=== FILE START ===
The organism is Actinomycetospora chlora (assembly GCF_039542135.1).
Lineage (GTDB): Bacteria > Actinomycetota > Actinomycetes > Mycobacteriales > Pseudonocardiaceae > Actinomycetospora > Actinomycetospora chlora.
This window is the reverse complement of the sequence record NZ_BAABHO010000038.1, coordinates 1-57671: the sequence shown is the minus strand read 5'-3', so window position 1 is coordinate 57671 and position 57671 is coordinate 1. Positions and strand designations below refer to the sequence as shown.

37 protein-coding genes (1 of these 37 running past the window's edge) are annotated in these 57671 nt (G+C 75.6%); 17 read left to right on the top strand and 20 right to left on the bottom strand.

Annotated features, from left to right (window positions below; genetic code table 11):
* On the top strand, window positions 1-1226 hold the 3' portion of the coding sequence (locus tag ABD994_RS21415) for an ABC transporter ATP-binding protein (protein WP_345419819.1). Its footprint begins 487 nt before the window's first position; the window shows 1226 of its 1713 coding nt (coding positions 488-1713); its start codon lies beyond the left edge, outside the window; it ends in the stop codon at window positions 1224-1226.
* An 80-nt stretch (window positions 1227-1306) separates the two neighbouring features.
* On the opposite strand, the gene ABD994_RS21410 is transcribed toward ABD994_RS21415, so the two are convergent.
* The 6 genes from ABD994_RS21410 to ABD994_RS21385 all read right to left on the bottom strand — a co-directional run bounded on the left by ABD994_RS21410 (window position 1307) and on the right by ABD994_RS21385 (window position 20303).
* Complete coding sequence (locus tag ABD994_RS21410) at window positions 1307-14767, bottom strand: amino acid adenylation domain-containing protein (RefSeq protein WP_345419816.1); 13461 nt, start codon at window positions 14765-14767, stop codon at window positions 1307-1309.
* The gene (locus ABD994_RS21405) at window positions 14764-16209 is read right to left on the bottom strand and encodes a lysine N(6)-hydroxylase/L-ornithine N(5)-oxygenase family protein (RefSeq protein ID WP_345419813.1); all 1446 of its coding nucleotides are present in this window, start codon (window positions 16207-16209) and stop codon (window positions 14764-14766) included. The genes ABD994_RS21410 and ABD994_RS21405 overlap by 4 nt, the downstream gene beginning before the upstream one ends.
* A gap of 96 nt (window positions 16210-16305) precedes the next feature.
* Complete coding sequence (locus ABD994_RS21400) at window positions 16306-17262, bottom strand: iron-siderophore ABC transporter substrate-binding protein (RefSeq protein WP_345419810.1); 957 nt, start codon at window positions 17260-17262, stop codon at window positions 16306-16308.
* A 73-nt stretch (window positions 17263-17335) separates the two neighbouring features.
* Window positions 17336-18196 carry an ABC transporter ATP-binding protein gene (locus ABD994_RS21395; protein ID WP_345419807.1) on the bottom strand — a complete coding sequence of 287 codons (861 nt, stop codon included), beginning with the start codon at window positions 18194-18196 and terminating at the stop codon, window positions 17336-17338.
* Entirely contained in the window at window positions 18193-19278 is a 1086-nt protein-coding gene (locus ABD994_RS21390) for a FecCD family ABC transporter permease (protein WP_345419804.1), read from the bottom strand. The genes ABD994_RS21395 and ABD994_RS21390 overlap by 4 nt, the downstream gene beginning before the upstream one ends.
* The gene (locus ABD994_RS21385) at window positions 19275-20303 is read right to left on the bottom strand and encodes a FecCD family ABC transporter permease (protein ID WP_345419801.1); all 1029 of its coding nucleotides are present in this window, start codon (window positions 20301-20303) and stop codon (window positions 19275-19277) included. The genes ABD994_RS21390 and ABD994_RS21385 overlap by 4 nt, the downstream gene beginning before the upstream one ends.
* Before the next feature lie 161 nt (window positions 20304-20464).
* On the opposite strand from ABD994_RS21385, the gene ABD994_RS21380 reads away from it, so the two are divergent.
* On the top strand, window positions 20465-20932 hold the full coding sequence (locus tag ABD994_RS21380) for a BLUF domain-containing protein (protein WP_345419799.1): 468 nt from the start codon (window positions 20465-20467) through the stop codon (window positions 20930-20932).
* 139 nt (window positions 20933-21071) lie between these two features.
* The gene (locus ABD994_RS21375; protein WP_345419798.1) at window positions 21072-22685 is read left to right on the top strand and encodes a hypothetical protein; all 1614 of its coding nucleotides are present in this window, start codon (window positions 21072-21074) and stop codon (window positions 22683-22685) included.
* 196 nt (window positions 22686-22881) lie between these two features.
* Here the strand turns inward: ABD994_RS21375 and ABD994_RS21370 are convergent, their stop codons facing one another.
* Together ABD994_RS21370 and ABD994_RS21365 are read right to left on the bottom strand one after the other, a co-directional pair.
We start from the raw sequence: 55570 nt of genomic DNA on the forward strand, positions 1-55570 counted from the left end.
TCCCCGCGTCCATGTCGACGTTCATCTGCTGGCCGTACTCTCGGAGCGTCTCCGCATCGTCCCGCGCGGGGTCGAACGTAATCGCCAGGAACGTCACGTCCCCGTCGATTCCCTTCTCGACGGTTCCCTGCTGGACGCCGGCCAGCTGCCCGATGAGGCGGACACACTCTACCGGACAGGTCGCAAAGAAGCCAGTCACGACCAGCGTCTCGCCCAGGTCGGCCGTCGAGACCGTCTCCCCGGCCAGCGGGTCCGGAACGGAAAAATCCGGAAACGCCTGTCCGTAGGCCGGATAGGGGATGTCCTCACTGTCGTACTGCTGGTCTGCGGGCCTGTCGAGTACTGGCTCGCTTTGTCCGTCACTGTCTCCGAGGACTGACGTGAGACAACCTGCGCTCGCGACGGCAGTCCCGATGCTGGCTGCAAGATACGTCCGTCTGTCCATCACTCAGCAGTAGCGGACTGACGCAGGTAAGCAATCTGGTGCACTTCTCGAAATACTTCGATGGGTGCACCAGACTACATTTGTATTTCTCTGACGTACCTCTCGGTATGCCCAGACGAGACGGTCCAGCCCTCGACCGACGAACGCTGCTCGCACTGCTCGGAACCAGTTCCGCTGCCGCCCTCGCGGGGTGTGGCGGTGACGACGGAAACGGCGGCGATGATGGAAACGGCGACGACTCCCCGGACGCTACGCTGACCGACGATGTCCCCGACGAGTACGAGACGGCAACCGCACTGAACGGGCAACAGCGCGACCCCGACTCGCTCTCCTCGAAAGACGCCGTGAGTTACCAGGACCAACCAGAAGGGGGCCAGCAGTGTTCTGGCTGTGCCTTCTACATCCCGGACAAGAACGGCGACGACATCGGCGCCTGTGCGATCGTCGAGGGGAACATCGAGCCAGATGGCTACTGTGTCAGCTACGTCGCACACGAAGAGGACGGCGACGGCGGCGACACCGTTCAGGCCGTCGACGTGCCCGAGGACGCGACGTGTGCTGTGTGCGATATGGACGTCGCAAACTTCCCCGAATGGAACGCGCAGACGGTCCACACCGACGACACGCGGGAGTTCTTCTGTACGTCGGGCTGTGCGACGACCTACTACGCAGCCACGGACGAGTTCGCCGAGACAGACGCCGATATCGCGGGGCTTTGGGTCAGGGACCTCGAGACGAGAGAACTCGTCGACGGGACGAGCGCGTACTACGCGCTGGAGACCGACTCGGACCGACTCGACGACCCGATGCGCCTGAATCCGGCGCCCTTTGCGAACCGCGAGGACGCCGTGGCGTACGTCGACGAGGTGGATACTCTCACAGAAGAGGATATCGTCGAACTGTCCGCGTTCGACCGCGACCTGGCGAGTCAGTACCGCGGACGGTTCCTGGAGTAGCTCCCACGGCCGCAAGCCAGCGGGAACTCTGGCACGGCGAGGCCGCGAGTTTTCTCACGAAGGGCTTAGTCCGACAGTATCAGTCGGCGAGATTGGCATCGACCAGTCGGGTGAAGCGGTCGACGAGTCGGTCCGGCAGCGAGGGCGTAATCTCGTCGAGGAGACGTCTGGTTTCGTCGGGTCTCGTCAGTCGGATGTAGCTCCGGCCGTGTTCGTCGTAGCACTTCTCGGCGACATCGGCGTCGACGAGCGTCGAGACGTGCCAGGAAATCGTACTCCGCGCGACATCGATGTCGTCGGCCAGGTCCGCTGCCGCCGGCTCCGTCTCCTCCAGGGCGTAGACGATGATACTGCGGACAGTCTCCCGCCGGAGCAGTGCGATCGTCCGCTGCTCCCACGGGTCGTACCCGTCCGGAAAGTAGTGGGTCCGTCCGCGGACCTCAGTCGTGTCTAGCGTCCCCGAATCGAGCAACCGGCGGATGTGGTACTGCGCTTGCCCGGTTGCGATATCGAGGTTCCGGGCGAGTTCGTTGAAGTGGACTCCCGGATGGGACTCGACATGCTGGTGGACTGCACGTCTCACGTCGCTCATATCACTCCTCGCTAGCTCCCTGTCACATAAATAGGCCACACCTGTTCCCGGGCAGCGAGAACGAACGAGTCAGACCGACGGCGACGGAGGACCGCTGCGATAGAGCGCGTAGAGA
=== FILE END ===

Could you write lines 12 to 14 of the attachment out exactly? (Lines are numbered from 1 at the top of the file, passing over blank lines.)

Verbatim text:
* A gap of 96 nt (window positions 16210-16305) precedes the next feature.
* Complete coding sequence (locus ABD994_RS21400) at window positions 16306-17262, bottom strand: iron-siderophore ABC transporter substrate-binding protein (RefSeq protein WP_345419810.1); 957 nt, start codon at window positions 17260-17262, stop codon at window positions 16306-16308.
* A 73-nt stretch (window positions 17263-17335) separates the two neighbouring features.